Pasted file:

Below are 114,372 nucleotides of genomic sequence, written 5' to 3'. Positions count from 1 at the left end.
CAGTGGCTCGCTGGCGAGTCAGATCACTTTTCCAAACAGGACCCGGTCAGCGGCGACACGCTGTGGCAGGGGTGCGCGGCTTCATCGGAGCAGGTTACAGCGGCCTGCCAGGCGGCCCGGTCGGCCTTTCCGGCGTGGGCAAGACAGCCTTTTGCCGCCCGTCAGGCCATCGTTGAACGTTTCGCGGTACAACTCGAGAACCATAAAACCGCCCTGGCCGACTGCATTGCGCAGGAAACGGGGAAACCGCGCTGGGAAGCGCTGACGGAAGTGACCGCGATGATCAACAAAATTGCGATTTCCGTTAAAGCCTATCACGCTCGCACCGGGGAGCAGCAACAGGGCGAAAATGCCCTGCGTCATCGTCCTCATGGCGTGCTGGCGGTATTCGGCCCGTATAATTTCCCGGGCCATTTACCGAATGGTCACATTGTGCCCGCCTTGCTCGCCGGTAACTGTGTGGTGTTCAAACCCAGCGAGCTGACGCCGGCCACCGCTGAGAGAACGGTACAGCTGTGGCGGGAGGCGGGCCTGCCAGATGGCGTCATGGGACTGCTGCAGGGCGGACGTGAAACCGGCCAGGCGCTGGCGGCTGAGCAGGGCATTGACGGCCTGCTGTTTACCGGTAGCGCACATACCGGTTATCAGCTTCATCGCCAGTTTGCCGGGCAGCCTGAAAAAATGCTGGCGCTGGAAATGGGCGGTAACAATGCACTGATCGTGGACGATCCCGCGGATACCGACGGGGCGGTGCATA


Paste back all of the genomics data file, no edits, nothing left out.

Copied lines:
Below are 114,372 nucleotides of genomic sequence, written 5' to 3'. Positions count from 1 at the left end.
CAGTGGCTCGCTGGCGAGTCAGATCACTTTTCCAAACAGGACCCGGTCAGCGGCGACACGCTGTGGCAGGGGTGCGCGGCTTCATCGGAGCAGGTTACAGCGGCCTGCCAGGCGGCCCGGTCGGCCTTTCCGGCGTGGGCAAGACAGCCTTTTGCCGCCCGTCAGGCCATCGTTGAACGTTTCGCGGTACAACTCGAGAACCATAAAACCGCCCTGGCCGACTGCATTGCGCAGGAAACGGGGAAACCGCGCTGGGAAGCGCTGACGGAAGTGACCGCGATGATCAACAAAATTGCGATTTCCGTTAAAGCCTATCACGCTCGCACCGGGGAGCAGCAACAGGGCGAAAATGCCCTGCGTCATCGTCCTCATGGCGTGCTGGCGGTATTCGGCCCGTATAATTTCCCGGGCCATTTACCGAATGGTCACATTGTGCCCGCCTTGCTCGCCGGTAACTGTGTGGTGTTCAAACCCAGCGAGCTGACGCCGGCCACCGCTGAGAGAACGGTACAGCTGTGGCGGGAGGCGGGCCTGCCAGATGGCGTCATGGGACTGCTGCAGGGCGGACGTGAAACCGGCCAGGCGCTGGCGGCTGAGCAGGGCATTGACGGCCTGCTGTTTACCGGTAGCGCACATACCGGTTATCAGCTTCATCGCCAGTTTGCCGGGCAGCCTGAAAAAATGCTGGCGCTGGAAATGGGCGGTAACAATGCACTGATCGTGGACGATCCCGCGGATACCGACGGGGCGGTGCATA